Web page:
The Film (4.5/5)
Prince of Darkness is the second film in what Carpenter himself refers to as his apocalypse trilogy. It is book ended by his cult masterpieces The Thing, and what could be referred to as his final truly great film, In the Mouth of Madness. Prince of Darkness is one of the lesser known films in Carpenter's filmography, although it came during the period where we was still capable of making top notch genre cinema. The film upon release had mixed reviews from both fans, and critics alike and came in the shadow of the failure of his brilliant genre mash-up, the Kurt Russell starring, Big Trouble in Little China.
After Big Trouble in Little China in an attempt to regain some of his creative freedom, and remain closer to his newborn son he inked a deal with an independent film company to create a series of 3 films. He would never complete the deal, but would create 2 of the most unique films of his career during this period the political-actioner They Live starring Roddy Piper, and this film Prince of Darkness.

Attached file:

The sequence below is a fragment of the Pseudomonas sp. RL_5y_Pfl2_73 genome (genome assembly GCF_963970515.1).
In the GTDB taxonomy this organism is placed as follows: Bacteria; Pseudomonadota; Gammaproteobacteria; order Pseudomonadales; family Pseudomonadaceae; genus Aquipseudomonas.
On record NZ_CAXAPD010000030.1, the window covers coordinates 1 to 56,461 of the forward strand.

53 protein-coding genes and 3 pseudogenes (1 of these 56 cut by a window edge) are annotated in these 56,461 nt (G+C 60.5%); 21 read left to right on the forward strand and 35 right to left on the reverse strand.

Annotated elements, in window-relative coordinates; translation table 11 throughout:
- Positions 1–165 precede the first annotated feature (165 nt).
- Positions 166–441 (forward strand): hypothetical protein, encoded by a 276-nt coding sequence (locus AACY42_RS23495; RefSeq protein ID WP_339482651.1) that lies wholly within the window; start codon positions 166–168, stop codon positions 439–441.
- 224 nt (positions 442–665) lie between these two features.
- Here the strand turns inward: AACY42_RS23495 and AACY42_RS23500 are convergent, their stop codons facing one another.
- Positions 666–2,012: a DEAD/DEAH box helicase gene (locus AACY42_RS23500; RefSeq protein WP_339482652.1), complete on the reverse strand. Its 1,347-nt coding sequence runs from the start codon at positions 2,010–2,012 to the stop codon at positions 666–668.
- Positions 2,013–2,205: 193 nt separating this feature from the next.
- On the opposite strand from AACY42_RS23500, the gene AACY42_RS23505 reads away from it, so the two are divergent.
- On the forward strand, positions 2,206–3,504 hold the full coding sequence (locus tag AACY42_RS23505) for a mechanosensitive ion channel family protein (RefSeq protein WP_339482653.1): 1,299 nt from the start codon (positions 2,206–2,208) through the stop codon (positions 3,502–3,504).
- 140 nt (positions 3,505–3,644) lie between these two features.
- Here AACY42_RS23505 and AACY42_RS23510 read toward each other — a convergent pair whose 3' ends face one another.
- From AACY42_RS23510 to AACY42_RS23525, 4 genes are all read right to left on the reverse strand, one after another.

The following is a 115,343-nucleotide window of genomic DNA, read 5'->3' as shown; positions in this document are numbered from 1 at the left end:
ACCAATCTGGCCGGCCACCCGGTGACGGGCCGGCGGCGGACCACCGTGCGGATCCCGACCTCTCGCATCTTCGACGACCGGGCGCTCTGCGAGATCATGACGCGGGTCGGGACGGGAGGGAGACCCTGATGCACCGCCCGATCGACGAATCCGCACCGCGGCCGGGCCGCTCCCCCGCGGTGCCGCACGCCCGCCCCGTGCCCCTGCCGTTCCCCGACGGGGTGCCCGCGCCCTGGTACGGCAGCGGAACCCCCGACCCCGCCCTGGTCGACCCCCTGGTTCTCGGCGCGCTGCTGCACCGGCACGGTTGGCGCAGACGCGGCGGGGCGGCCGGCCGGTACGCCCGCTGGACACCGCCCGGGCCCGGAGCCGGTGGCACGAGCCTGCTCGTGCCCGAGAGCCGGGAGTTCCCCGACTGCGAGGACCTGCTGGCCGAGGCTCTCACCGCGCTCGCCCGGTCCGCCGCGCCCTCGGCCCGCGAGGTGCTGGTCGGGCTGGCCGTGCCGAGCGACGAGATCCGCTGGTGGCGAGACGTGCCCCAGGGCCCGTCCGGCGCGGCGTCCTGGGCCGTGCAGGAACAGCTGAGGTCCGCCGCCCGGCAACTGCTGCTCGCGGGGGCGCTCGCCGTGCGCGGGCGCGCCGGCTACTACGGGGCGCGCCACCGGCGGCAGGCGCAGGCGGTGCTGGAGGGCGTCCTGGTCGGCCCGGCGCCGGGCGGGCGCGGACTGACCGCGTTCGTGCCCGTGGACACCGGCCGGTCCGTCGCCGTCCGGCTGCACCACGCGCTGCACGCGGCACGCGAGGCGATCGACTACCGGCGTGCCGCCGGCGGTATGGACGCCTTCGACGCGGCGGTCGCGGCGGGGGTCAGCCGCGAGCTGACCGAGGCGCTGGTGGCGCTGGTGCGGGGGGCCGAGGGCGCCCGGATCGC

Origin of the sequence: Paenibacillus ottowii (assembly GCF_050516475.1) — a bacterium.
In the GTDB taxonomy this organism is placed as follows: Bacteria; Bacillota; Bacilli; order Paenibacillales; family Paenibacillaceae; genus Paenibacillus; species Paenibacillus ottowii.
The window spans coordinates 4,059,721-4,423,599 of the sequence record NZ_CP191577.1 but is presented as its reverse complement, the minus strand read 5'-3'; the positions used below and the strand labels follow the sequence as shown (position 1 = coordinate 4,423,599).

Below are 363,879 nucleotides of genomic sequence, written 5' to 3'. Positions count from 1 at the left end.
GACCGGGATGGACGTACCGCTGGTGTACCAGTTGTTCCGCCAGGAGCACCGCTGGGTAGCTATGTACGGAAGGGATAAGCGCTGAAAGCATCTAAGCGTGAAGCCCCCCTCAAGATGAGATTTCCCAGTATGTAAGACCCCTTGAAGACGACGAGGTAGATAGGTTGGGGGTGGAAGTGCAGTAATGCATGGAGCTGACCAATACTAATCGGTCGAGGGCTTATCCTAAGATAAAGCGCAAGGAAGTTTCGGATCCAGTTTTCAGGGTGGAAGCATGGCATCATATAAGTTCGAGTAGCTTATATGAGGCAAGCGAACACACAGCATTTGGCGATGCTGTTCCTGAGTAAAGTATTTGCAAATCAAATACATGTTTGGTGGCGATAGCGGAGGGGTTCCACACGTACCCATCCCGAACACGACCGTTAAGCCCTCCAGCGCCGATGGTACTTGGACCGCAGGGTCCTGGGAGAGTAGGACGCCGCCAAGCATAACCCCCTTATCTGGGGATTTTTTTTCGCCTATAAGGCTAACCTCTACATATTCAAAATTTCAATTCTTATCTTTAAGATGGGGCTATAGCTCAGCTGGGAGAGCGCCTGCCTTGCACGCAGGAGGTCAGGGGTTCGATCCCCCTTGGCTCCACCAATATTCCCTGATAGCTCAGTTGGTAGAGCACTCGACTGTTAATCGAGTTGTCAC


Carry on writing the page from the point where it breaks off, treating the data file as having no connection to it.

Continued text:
It's pretty cliché to say this about Carpenter's films at this point, but his best films tend to be westerns in disguise and while many might look at the people trapped in a building against a supernatural force template and think Night of the Living Dead. I would take this to being something akin to Howard Hawks' Rio Bravo with the Church as the stand-in for the local jail. This works in much a similar way as it did in Carpenter's earlier film Assault on Precinct 13.